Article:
Read for example pages 25f (‘Who is this that darkens counsel by words without wisdom?’). They remind me of the conversation I had with my sister in 2000, the day of the cut tree, about dad: ‘And who are you to…?’ he said to my sister. And page 28 (‘Yahweh shows Job his omnipotence with so many thunder and lightning’) seems to portray how he treated me in my last confrontation, in 2004 [recounted in my book’s previous chapter]. On page 31 Jung says what for a long time I have said: pride is the other side of infantilism.

Pride is the other side of infantilism. How many times have I told myself this when diagnosing my father! Almost at the beginning of his essay, Jung observes something that could be applied to my initiative to confront my father for what he did, citing the Bible: ‘Job “wanted to reason with God” (Job, 13:3). Job says “I will defend my ways before him” (13, 15)’. Nice phrase, which could summarize what I have written in hundreds of pages: defend my ways before my parents and their witch doctors. Precisely as it was extremely naive of me to hope that whoever destroyed me could, at the same time, listen to my complaint, that same ingenuity had been committed by Job on another level. (Actually, on the same level if we consider that the theistic narrative is nothing but the internal struggle with the parental introjects.) In the context of the supposed goodness of Yahweh, observes Jung: ‘From a man who does us evil we can not wait that helps us at the same time’, and already openly psychoanalysing God he adds something that we could impute to either of my parents: ‘The dependence of the object is absolute when the subject does not possess self-reflection, and, consequently, does not have any vision of oneself’. Like any toxic parent—I would say—, about the deity of our parents Jung writes: ‘But Yahweh is too unconscious to be “moral”. Morality presupposes conscience’.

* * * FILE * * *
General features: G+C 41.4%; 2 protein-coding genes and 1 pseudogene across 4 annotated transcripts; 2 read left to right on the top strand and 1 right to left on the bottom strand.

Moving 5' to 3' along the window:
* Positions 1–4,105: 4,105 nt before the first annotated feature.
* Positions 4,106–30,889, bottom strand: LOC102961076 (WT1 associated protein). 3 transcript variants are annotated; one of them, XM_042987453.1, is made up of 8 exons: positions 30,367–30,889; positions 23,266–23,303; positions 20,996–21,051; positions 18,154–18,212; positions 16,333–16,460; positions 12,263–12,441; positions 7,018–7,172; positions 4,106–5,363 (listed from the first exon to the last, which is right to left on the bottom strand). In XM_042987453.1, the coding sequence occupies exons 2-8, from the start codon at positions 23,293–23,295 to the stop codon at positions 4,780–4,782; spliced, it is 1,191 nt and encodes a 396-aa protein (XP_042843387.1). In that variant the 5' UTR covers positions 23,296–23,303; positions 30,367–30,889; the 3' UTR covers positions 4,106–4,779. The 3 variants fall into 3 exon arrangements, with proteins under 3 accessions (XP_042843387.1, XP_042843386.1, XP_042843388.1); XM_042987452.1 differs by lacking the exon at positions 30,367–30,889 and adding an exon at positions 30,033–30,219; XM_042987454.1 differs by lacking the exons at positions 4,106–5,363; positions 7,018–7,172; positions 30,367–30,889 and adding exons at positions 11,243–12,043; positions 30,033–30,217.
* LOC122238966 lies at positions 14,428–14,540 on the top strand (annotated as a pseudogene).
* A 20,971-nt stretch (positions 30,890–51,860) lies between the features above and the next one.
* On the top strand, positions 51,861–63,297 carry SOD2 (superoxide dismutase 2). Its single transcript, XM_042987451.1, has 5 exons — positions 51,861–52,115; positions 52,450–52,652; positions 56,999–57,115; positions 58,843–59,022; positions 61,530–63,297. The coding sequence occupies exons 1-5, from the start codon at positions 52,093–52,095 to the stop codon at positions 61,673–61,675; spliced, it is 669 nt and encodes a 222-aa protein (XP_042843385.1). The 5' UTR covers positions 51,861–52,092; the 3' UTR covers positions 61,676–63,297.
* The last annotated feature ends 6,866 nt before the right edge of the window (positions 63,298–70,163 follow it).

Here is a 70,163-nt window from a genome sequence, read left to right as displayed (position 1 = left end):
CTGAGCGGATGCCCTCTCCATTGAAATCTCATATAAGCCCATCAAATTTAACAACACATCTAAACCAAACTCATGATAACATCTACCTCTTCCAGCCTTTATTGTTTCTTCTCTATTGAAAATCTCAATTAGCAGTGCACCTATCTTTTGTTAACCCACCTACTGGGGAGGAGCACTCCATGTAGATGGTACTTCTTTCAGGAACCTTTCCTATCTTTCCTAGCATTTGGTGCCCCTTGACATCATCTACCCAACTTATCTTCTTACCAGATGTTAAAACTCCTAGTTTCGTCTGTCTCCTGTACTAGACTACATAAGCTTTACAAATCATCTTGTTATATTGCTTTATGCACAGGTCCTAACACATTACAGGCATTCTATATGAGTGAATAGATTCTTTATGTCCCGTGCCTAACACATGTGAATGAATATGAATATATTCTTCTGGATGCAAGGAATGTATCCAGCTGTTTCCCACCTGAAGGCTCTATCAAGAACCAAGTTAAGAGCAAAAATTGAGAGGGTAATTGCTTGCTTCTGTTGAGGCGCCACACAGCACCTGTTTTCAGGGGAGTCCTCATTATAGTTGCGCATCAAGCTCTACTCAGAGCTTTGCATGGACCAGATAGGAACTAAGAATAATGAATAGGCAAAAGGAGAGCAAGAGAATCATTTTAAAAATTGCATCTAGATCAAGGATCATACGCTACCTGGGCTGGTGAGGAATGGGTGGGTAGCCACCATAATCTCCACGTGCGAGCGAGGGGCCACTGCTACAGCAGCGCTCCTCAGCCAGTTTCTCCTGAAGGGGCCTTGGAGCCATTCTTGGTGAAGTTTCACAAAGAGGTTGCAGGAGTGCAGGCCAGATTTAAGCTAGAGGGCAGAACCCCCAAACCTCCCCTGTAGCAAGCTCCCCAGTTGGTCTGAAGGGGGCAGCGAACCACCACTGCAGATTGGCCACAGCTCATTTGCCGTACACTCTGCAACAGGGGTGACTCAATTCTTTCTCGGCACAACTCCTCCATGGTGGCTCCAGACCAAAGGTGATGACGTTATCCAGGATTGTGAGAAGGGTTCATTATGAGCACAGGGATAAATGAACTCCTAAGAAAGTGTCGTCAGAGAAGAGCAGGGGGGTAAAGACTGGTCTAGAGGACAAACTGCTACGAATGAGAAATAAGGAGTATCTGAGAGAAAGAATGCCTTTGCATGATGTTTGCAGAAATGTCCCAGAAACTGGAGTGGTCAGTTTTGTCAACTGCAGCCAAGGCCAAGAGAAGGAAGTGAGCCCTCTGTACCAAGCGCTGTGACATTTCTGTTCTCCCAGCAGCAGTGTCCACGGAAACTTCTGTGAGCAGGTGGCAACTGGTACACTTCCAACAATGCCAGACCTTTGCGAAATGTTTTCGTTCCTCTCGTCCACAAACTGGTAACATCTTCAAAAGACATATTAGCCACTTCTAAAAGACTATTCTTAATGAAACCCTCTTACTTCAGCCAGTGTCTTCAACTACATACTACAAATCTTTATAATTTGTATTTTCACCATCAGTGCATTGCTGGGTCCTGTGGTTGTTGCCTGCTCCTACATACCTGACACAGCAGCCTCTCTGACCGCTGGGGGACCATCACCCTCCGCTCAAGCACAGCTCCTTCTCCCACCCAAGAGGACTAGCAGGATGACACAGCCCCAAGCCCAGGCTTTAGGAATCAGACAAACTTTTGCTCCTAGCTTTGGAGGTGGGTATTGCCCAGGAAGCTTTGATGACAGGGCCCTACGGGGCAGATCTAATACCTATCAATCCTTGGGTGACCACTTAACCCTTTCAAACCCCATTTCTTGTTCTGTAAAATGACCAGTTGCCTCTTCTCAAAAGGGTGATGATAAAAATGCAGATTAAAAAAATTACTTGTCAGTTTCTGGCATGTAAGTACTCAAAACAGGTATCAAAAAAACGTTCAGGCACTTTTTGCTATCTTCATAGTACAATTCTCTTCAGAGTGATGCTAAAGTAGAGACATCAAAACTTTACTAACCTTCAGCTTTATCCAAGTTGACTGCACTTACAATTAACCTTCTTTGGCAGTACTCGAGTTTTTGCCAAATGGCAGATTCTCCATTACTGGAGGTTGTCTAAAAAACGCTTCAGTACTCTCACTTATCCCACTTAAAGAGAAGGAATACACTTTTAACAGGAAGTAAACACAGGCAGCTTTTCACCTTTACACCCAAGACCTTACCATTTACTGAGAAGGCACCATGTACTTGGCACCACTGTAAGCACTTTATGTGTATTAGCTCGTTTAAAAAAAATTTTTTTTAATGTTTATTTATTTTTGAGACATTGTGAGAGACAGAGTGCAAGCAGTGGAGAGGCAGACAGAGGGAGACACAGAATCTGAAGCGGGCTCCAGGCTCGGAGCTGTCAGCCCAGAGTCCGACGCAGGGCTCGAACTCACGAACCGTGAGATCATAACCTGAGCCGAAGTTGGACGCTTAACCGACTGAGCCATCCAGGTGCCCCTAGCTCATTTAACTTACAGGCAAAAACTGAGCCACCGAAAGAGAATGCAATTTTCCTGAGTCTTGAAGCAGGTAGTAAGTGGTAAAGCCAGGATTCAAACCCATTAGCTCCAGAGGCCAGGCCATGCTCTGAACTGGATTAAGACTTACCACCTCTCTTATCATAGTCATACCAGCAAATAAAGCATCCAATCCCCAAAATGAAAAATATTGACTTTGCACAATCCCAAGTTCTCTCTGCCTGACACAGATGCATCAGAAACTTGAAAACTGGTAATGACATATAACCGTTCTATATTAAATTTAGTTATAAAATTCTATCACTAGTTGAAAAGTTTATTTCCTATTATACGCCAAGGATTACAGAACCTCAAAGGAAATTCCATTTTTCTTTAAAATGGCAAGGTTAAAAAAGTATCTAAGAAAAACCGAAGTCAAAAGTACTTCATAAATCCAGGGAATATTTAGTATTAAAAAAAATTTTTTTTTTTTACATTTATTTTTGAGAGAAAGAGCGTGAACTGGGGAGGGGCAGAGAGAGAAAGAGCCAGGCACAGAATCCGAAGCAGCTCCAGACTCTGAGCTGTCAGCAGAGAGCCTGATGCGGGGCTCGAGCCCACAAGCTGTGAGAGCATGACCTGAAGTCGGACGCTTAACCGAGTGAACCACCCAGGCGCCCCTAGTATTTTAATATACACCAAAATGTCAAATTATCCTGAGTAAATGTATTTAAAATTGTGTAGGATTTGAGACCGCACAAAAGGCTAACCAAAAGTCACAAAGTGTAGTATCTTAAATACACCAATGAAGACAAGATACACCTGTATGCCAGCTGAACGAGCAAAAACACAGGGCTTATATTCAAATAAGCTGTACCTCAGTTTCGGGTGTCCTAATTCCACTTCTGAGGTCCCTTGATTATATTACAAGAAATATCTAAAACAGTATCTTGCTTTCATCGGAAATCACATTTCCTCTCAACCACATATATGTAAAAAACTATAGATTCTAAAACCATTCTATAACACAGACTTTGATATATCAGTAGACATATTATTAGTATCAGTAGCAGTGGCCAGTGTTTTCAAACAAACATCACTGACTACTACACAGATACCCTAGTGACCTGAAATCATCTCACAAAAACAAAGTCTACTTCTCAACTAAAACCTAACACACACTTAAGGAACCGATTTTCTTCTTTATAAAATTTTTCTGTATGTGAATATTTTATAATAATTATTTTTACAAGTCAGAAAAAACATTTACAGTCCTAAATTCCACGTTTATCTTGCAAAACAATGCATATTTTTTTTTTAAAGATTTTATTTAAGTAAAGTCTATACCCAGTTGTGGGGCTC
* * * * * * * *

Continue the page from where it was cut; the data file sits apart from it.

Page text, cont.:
What better indication that the idea of God is nothing but the projection of our unresolved, attachment system with our parents! (keep in mind Colin Ross’ class). From this angle, the idea of providence is a parental shadow insofar as it is so full of the dark side that we see ourselves in the need to project it outwards: something that Jung himself was afraid to say. Nevertheless, the Swiss dared to write: ‘It was natural that humanity, superior to God in certain aspects, should remain unconscious’—unaware of the ultimate nature of the deity. The dissident disciple of Freud wrote the following in the text that scared dad: ‘Yahweh does not show signs of doubt, repentance or compassion, but only of cruelty and disregard. Yahweh cannot come here with the excuse of unconsciousness, for he flagrantly violates at least three of the commandments that he himself had promulgated at Sinai’.

This brings back to me the fact that my moral was founded on the moralistic tablets of my father. Recall the [1960s] anecdote of Hojas Susurrantes about the ‘instantaneous introject’ when a swarthy boy threw a stone at a helpless crab on the beach. Unfortunately, and parallel to how my father did not regret what he was doing to us, on the next page Jung writes: ‘Yahweh does not think… of giving Job at least some moral compensation’. And two pages ahead what he says seems to be a reflection of the mentioned speech to Germancito [my nephew], when my father blamed me for my sister’s behaviour: ‘Yahweh puts things backwards, so to speak, and blames Job for what he himself does: man must not be allowed to have any opinion about God’.

Shadow projected to the deity: ‘Parents should never be judged’, my mother has told me several times. And it is that ‘Yahweh pays so little attention to the person of Job… that it is not difficult to see that he is totally occupied with himself’, which brings back the penetrating observation of Pedro Martín Moreno and Scott Peck about evil. Later Jung speaks of the ‘fear of Yahweh to become conscious’, which also brings back the fear of parents like mine to see their behaviour.

Yahweh can project, without frowning, his face shadows on man, and remain unconscious at the expense of him…

Job knew Yahweh only of ‘hearsay’. But now he has experienced the reality of Yahweh even more than David himself. This is an important lesson, which should not be forgotten. Job was once a simpleton; he had come to dream of a ‘good’ God… he believed that God was truthful and faithful…